Statement by the IMF Staff Representative

The staff report for the 2007 Article IV Consultation on Angola highlights economic performance, macroeconomic stability, and fiscal policy. Growth in the medium term will rely increasingly on the non-oil sector, where reforms to promote private sector development will be critical to offset a potential loss in competitiveness from an appreciating real exchange rate. A key challenge is to ensure that political pressure to scale up public spending does not undermine macroeconomic stability. Lower output growth and oil revenues than envisaged in the baseline scenario could jeopardize public and external debt sustainability.

Abstract

The staff report for the 2007 Article IV Consultation on Angola highlights economic performance, macroeconomic stability, and fiscal policy. Growth in the medium term will rely increasingly on the non-oil sector, where reforms to promote private sector development will be critical to offset a potential loss in competitiveness from an appreciating real exchange rate. A key challenge is to ensure that political pressure to scale up public spending does not undermine macroeconomic stability. Lower output growth and oil revenues than envisaged in the baseline scenario could jeopardize public and external debt sustainability.

The following information has become available since the issuance of the staff report for the 2007 Article IV consultation with Angola. The new information does not alter the thrust of the staff appraisal.

1. The expansion of oil production in 2007 has not materialized at the rate initially anticipated by the authorities. Reflecting this, the government revised downward its 2007 oil production from 736.7 million barrels to 626.6 million barrels in its mid-year review of the 2007 budget. The revision is in line with staff projections in the staff report. The authorities explained that the revision in oil production reflects technical difficulties in getting equipment to the production platforms. The projected output for the non-oil sector remained unchanged. The authorities therefore project real GDP to expand by 19.8 percent in 2007, compared to 31.2 percent in the original budget.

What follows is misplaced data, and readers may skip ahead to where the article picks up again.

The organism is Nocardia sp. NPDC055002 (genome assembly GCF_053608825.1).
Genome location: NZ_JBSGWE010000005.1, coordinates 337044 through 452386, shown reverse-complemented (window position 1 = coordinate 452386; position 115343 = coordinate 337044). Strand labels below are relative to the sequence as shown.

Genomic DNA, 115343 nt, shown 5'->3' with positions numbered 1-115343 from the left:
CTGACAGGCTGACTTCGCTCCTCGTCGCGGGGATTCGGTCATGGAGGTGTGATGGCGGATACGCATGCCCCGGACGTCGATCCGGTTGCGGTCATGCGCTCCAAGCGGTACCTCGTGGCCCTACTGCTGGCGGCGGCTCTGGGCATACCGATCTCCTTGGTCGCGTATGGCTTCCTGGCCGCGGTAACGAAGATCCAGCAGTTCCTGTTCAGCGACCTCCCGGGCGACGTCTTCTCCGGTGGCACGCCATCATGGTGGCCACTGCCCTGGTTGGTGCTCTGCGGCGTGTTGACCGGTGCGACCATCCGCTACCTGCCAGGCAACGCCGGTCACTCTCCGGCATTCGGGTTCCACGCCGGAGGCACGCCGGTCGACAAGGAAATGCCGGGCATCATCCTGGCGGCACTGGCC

2. The 2007 revised budget further underscores the importance of framing fiscal policies in a medium-term context. Following the downward revision of the projected oil output in 2007, the government also lowered its revenue target for 2007 from 37.4 percent of GDP to 35.5 percent of GDP. However, outlays were increased from 40.7 percent of GDP to 44.2 percent of GDP in the revised budget, including a 4 percentage point increase in the capital budget relative to the original budget. If the authorities fully implement the revised budget, which in staff’s view is unlikely because of continuing implementation bottlenecks, the non-oil primary deficit would widen to 75.4 percent of non-oil GDP (10 percentage points higher than in the original budget). The price of oil per barrel was also raised from US$45 to US$52 in the revised budget.

3. Inflation in July remained at around 12 percent (year-on-year), unchanged from the end of 2006. The government kept the year-end inflation target at 10 percent, as in the original budget. The exchange rate has remained stable following revaluation in May 2007 from Kz 80 to Kz 75 against the U.S. dollar.

4. The National Bank of Angola (BNA) contained base money growth to about 10 percent during the twelve-month period to July 2007 through interventions in the foreign exchange and domestic money markets (the sales of BNA bills grew by about 70 percent of the beginning-of-the-year monetary base). Broad money expanded at an annual rate of about 50 percent in June.

Angola: 2007 Article IV Consultation: Staff Report; Staff Supplement and Statement; Public Information Notice on the Executive Board Discussion; and Statement by the Executive Director for Angola
Author: International Monetary Fund